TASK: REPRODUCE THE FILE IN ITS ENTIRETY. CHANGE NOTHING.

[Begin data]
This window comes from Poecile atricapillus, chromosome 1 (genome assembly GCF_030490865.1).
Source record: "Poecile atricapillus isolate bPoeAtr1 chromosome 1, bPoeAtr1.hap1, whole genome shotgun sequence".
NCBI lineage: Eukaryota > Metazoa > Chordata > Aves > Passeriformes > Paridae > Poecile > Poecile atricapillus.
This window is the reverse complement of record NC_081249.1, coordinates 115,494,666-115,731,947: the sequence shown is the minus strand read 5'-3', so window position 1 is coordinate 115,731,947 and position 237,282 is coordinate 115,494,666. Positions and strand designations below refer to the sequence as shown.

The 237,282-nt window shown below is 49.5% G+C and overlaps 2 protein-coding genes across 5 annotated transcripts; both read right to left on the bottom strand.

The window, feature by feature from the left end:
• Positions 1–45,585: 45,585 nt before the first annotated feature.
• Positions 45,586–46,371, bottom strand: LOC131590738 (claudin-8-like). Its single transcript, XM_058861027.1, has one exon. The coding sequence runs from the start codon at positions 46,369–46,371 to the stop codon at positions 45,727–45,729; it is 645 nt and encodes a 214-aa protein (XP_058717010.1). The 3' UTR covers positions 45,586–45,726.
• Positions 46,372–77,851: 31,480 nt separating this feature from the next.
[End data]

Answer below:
This window comes from Poecile atricapillus, chromosome 1 (genome assembly GCF_030490865.1).
Source record: "Poecile atricapillus isolate bPoeAtr1 chromosome 1, bPoeAtr1.hap1, whole genome shotgun sequence".
NCBI lineage: Eukaryota > Metazoa > Chordata > Aves > Passeriformes > Paridae > Poecile > Poecile atricapillus.
This window is the reverse complement of record NC_081249.1, coordinates 115,494,666-115,731,947: the sequence shown is the minus strand read 5'-3', so window position 1 is coordinate 115,731,947 and position 237,282 is coordinate 115,494,666. Positions and strand designations below refer to the sequence as shown.

The 237,282-nt window shown below is 49.5% G+C and overlaps 2 protein-coding genes across 5 annotated transcripts; both read right to left on the bottom strand.

The window, feature by feature from the left end:
• Positions 1–45,585: 45,585 nt before the first annotated feature.
• Positions 45,586–46,371, bottom strand: LOC131590738 (claudin-8-like). Its single transcript, XM_058861027.1, has one exon. The coding sequence runs from the start codon at positions 46,369–46,371 to the stop codon at positions 45,727–45,729; it is 645 nt and encodes a 214-aa protein (XP_058717010.1). The 3' UTR covers positions 45,586–45,726.
• Positions 46,372–77,851: 31,480 nt separating this feature from the next.